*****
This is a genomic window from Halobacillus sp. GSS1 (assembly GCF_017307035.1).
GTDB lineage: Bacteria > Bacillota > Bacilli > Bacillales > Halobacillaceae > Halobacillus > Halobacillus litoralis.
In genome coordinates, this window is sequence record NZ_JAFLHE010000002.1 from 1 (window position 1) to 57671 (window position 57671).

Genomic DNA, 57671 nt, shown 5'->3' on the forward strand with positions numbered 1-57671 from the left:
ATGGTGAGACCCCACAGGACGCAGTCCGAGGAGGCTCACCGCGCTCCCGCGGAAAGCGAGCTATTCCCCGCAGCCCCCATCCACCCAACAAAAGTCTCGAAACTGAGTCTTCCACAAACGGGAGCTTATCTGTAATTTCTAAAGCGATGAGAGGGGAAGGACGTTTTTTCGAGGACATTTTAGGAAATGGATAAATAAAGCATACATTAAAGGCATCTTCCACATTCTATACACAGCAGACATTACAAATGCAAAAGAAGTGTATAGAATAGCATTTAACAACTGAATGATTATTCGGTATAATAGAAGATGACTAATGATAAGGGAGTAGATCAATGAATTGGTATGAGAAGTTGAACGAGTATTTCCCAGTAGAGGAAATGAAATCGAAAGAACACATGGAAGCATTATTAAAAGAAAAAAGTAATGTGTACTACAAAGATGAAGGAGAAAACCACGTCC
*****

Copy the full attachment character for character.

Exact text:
This is a genomic window from Halobacillus sp. GSS1 (assembly GCF_017307035.1).
GTDB lineage: Bacteria > Bacillota > Bacilli > Bacillales > Halobacillaceae > Halobacillus > Halobacillus litoralis.
In genome coordinates, this window is sequence record NZ_JAFLHE010000002.1 from 1 (window position 1) to 57671 (window position 57671).

Genomic DNA, 57671 nt, shown 5'->3' on the forward strand with positions numbered 1-57671 from the left:
ATGGTGAGACCCCACAGGACGCAGTCCGAGGAGGCTCACCGCGCTCCCGCGGAAAGCGAGCTATTCCCCGCAGCCCCCATCCACCCAACAAAAGTCTCGAAACTGAGTCTTCCACAAACGGGAGCTTATCTGTAATTTCTAAAGCGATGAGAGGGGAAGGACGTTTTTTCGAGGACATTTTAGGAAATGGATAAATAAAGCATACATTAAAGGCATCTTCCACATTCTATACACAGCAGACATTACAAATGCAAAAGAAGTGTATAGAATAGCATTTAACAACTGAATGATTATTCGGTATAATAGAAGATGACTAATGATAAGGGAGTAGATCAATGAATTGGTATGAGAAGTTGAACGAGTATTTCCCAGTAGAGGAAATGAAATCGAAAGAACACATGGAAGCATTATTAAAAGAAAAAAGTAATGTGTACTACAAAGATGAAGGAGAAAACCACGTCC